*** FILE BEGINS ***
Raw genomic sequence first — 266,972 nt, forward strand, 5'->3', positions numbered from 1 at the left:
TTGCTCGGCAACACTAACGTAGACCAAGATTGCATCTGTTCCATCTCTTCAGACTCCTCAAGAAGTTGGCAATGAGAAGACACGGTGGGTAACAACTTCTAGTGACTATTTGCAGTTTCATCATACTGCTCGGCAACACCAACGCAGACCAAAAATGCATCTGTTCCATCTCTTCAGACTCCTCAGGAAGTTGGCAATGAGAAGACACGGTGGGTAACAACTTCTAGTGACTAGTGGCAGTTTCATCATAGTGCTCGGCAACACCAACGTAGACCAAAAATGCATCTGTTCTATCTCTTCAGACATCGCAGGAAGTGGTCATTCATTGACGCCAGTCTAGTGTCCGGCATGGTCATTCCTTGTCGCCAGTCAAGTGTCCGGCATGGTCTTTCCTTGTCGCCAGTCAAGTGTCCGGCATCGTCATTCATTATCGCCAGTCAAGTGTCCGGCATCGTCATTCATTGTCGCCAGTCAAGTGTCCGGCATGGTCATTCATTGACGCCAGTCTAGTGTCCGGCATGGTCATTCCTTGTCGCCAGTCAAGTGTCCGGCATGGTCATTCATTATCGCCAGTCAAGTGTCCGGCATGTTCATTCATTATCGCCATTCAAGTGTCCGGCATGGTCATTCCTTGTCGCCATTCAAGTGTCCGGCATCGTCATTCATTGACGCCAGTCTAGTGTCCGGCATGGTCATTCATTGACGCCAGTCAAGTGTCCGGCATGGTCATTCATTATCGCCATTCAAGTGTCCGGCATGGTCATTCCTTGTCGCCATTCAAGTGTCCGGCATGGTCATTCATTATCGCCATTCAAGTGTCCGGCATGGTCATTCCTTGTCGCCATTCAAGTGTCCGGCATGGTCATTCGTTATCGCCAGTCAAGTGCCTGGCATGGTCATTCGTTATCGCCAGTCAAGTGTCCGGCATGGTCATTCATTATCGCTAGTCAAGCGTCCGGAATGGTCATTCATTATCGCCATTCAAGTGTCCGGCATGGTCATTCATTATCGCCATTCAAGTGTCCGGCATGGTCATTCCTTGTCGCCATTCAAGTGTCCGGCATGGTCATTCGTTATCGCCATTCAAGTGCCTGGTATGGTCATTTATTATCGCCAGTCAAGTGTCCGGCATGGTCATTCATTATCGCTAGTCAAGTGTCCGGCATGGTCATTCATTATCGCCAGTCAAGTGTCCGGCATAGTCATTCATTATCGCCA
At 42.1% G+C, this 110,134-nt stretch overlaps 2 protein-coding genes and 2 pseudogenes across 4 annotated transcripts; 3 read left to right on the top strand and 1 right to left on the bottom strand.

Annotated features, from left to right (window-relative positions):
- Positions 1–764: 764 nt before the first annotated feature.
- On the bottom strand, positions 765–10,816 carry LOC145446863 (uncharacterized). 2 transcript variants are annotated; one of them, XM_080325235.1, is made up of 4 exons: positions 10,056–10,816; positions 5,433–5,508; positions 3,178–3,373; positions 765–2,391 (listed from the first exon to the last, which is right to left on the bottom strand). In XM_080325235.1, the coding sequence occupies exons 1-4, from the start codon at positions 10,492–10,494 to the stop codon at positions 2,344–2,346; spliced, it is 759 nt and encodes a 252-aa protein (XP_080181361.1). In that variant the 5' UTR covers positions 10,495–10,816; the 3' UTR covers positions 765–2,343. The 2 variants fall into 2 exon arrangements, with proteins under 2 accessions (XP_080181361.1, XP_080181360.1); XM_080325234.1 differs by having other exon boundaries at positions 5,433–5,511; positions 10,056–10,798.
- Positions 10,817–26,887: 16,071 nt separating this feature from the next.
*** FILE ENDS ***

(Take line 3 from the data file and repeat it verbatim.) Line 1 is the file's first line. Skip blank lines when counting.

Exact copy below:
At 42.1% G+C, this 110,134-nt stretch overlaps 2 protein-coding genes and 2 pseudogenes across 4 annotated transcripts; 3 read left to right on the top strand and 1 right to left on the bottom strand.